Carnival Time in the Pyrénées-Orientales
THE ORIGINS OF CARNIVAL
February and March see carnivals all over the P-O – fancy dress, street parades and fireworks, singing, dancing…..along with the symbolic burning of evil spirits.
Carnival actually dates back to the ancient Greek spring festival in honour of Dionysus, the god of wine. It was a massive binge – a celebration of excess, and later the church, unable to suppress it, wisely adapted it instead to its own traditions.
It became a last fling, a chance to eat, drink and be excessively merry before Lent, the 40 day period of fasting, abstinence, and purging of sins.
The word ‘carnival’ is often interpreted as coming from the Latin ‘carne vale’, meaning ‘farewell to meat’ but it is also believed to stem from ‘carrus navels’ the ‘naval car’ or ship, which carried the Gods to the winter feasts. The medieval Church reinterpreted this as the Ship of Fools, on which sinners sail to their deaths, and so was born the carnival float.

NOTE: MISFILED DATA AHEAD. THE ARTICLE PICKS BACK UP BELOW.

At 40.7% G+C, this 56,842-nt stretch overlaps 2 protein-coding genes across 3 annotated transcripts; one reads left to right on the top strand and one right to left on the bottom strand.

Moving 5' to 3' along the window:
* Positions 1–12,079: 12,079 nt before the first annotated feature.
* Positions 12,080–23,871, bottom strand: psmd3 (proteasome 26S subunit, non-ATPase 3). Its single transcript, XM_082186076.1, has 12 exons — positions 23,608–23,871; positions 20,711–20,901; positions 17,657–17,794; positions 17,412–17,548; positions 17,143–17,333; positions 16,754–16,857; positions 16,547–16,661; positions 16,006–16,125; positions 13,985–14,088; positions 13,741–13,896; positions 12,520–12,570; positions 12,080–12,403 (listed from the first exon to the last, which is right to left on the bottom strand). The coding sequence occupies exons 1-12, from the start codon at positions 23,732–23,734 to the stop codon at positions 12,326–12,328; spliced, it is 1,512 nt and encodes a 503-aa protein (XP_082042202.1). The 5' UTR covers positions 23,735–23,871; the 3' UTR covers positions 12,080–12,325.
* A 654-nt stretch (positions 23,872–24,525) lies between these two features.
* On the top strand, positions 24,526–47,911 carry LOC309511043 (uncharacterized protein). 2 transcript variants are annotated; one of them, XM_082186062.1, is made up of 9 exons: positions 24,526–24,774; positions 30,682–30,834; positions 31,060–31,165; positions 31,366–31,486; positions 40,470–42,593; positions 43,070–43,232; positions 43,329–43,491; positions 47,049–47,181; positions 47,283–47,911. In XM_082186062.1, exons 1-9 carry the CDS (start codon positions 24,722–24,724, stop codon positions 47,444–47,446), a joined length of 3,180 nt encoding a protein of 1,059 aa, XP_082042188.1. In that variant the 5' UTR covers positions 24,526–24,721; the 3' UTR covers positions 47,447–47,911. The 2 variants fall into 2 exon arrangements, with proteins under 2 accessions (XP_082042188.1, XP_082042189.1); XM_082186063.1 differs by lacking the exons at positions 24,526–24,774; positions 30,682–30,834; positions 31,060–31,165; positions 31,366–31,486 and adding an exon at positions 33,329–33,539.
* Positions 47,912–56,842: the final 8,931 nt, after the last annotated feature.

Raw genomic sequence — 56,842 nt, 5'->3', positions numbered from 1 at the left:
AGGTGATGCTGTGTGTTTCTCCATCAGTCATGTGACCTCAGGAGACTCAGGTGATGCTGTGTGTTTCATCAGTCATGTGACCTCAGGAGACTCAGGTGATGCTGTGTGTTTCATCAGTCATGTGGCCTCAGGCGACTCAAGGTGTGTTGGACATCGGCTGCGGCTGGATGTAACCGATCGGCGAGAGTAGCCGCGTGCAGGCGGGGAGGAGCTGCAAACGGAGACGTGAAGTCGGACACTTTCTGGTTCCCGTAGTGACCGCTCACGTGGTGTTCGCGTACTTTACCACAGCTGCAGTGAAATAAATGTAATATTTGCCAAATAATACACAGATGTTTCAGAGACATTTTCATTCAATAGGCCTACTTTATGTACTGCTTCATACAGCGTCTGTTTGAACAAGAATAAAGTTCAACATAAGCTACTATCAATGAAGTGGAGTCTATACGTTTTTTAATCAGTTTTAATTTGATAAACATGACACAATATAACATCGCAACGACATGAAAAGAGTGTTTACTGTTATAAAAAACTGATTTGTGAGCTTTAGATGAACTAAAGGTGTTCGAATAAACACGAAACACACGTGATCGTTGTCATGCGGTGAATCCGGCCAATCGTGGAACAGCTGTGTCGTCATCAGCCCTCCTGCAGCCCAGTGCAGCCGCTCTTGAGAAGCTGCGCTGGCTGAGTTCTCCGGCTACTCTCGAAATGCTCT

Other aspects of Carnival are believed to derive from the ancient Roman festival Saturnalia, when social rules of behaviour and class were reversed, masters waited on their slaves, men dressed like women, people wore fancy dress, paraded in the streets, and thus disguised, could be as wicked as they wanted.
Keep an eye out for ‘les Grégoires’ – dressed in white from head to foot, with faces coated in flour, they carry the carnival king to be burnt on the bonfire.
The straw-filled Carnival king, symbol for infertility, sins, and bad luck – is an important character in the traditions of modern carnival, and is burned in a spectacular ritual at the end of the festivities.